Today there is a restaurant in Winterport called 'The Bacon Tree' but did you know the name comes from a real bacon tree in Winterport's History?!

Joe Raedle, Getty Images
Joe Raedle, Getty Images

According to reports and local legend in the late 1700's a tree full of bacon was a very real thing. In 1779 a ship of British Soldiers landed on the shores of the Penobscot River in Winterport/ Hampden area. Here they went after goods from the town locals like cocoa, which is why the incident is often called 'The Cocoa Episode'.

While the cocoa was being loaded onto the ship by the British the locals discovered a large cache of arms and turned the tables on the British. The ship was captured by American, Lieutenant Morse, who set fire to the ship and fled.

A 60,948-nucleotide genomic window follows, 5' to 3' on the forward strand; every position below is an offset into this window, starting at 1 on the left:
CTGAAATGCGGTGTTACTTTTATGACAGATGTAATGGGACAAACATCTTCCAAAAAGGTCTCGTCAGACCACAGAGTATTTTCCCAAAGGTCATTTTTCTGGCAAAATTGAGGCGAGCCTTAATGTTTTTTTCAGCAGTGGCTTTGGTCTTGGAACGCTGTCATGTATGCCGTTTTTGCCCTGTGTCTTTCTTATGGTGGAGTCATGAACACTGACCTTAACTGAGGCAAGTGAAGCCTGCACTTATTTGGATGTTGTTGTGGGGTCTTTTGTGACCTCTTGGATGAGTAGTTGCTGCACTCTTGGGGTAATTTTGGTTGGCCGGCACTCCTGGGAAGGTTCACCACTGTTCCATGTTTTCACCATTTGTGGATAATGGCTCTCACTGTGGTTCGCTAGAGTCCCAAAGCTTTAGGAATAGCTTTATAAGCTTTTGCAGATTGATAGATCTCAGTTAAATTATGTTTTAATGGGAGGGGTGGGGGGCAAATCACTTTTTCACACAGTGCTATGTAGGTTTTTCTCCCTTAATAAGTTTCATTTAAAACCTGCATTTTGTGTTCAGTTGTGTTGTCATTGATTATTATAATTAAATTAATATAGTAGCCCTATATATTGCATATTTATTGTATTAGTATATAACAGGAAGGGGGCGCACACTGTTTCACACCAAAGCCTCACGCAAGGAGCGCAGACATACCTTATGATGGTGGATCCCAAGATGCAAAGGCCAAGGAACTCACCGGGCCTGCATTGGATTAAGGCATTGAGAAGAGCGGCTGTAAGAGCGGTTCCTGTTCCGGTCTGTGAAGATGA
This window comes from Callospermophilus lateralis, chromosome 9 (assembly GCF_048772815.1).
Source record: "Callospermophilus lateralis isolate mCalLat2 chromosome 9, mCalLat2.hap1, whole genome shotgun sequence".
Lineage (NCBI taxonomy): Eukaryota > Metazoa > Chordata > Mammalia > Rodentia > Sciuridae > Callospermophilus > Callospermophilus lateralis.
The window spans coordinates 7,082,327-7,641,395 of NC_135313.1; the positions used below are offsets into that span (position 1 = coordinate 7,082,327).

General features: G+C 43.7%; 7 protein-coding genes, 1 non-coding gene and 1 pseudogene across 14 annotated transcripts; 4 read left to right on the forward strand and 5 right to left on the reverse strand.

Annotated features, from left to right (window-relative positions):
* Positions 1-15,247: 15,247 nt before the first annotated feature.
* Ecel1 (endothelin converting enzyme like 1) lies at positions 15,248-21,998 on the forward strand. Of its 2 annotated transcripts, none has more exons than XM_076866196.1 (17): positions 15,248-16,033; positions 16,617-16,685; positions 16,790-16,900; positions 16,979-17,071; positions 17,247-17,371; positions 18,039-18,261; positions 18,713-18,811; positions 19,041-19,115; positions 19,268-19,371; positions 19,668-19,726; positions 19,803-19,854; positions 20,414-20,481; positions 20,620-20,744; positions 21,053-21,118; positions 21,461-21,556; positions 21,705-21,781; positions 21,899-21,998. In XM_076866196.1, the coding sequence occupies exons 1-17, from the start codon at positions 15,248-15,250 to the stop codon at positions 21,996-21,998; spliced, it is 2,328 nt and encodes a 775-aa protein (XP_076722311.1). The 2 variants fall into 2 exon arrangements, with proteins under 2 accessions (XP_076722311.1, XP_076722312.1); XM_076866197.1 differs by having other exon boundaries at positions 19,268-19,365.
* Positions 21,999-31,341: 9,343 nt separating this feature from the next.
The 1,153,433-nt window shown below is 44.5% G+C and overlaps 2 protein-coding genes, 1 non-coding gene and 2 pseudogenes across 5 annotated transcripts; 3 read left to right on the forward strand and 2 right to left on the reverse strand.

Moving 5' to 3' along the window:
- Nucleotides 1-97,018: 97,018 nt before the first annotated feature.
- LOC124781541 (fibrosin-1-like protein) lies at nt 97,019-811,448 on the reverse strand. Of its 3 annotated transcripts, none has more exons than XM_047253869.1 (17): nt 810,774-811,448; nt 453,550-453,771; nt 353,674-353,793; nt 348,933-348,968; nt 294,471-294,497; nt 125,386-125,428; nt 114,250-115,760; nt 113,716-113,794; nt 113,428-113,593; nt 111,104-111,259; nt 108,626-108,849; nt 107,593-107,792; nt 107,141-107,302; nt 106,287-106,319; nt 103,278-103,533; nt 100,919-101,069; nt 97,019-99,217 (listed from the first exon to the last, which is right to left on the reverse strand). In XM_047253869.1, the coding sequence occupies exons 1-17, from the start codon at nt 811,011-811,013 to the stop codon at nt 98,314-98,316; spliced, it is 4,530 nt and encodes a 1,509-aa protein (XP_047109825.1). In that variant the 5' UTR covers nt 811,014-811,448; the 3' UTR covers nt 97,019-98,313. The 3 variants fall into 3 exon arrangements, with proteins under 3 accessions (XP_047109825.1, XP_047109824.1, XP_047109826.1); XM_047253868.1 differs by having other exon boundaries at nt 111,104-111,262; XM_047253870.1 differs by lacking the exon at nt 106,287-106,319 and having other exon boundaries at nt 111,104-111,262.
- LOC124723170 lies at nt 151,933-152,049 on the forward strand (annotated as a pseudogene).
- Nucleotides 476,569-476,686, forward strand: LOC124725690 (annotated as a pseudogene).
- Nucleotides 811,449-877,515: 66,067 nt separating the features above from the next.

Fearing repercussion from the British, the residents of Winterport began to hide their valuable goods. Some went as far as burning their goods, while others just hid. One local, Judge Goodwin, utilized a large Norway Pine in his field as a way to hide his goods including silver and of course, BACON!

The hide was successful as the British did return and passed by the judge's tree without a second look. His plan had worked and because he was so grateful to the tree he asked that it be preserved for and cared for after his death.

We couldn't find the exact location of the actual bacon tree and it seems to not be around today. It seems the only Bacon Tree in Winterport today is the fantastic little breakfast and lunch spot, with a name to honor the local legend.

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